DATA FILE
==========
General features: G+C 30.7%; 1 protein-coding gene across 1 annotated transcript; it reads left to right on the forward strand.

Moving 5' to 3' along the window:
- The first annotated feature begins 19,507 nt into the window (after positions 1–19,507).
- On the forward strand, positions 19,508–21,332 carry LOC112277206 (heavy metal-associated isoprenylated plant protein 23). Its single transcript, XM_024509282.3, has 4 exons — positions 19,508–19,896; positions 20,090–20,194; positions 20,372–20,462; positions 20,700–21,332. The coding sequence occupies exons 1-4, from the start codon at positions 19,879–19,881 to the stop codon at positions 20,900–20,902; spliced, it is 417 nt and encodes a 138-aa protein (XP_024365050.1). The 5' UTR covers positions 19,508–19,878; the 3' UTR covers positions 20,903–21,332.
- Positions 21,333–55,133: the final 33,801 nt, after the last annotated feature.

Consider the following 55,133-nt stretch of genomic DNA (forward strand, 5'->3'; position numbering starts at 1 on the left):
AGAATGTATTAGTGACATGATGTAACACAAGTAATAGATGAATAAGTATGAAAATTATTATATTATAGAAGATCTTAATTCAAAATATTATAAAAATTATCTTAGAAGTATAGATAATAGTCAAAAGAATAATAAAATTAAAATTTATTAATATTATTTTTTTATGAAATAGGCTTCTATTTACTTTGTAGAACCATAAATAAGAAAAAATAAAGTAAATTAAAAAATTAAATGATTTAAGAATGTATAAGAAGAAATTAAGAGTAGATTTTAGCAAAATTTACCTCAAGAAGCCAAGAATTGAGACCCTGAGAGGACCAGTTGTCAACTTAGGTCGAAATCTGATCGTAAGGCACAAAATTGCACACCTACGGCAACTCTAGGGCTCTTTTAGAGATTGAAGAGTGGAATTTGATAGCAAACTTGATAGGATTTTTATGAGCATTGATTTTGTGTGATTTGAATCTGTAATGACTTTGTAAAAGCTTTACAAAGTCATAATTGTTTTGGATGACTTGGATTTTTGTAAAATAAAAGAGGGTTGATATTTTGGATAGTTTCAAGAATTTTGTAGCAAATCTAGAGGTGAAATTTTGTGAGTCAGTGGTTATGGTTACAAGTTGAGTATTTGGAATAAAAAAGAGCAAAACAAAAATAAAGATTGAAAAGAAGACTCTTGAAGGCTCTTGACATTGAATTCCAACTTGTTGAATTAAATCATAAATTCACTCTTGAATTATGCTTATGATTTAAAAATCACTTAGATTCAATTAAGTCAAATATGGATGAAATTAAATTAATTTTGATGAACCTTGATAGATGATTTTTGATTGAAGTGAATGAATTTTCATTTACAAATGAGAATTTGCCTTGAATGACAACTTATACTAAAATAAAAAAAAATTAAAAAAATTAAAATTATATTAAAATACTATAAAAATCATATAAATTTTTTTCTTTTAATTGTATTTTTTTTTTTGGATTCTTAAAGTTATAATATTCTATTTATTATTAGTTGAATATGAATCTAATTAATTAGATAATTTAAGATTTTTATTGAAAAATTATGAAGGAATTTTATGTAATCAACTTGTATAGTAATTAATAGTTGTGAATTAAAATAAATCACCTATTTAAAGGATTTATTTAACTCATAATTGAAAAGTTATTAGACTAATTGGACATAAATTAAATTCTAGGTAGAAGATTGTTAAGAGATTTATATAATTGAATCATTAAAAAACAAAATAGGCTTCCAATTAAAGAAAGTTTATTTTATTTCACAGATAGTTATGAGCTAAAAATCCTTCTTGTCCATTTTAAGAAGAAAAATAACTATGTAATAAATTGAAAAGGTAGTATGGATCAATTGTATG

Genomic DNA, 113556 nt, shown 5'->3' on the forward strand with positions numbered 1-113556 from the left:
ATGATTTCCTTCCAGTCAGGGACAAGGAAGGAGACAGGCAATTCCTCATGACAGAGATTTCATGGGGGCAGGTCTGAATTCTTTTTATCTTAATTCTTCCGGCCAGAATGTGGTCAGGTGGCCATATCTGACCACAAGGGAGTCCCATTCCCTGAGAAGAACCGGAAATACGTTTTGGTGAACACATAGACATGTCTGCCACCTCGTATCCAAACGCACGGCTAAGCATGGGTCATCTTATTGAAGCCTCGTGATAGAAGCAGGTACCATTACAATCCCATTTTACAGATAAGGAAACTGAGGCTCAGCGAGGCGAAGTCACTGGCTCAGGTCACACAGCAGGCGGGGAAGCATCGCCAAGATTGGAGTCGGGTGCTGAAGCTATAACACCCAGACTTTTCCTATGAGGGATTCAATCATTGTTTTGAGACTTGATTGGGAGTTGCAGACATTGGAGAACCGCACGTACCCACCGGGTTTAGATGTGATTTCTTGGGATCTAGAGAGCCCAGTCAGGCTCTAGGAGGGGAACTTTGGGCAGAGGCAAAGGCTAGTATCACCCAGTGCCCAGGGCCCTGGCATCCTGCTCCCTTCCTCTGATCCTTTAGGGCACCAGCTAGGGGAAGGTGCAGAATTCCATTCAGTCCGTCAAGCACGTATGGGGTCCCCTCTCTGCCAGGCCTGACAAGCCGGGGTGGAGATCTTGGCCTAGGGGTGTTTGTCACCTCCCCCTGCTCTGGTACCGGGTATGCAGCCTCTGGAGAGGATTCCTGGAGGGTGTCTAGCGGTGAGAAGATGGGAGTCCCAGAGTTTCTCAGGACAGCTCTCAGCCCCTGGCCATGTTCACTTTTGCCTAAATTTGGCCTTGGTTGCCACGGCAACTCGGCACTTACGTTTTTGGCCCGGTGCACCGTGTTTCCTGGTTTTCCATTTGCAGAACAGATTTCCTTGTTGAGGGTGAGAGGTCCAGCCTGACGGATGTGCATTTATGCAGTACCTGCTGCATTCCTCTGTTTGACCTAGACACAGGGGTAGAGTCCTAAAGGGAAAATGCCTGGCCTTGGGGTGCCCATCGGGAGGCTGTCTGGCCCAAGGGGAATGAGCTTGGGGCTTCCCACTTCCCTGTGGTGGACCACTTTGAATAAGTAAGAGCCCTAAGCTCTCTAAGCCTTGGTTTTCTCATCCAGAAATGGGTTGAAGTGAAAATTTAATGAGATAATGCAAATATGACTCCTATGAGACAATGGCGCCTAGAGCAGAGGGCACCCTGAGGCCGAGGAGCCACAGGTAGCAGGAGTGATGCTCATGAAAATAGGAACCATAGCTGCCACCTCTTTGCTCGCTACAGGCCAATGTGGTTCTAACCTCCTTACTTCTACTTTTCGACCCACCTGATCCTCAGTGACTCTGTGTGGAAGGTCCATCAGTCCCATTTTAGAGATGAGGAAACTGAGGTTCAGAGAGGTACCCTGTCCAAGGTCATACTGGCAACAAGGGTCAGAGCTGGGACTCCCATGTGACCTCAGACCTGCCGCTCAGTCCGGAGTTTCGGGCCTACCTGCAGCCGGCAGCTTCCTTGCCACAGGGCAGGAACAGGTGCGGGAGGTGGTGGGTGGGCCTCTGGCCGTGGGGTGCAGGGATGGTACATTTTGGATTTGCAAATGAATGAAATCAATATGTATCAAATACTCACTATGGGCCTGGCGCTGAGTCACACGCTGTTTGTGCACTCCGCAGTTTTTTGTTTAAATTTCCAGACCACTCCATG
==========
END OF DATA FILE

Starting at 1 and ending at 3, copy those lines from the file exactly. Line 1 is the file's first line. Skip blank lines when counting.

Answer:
General features: G+C 30.7%; 1 protein-coding gene across 1 annotated transcript; it reads left to right on the forward strand.

Moving 5' to 3' along the window:
- The first annotated feature begins 19,507 nt into the window (after positions 1–19,507).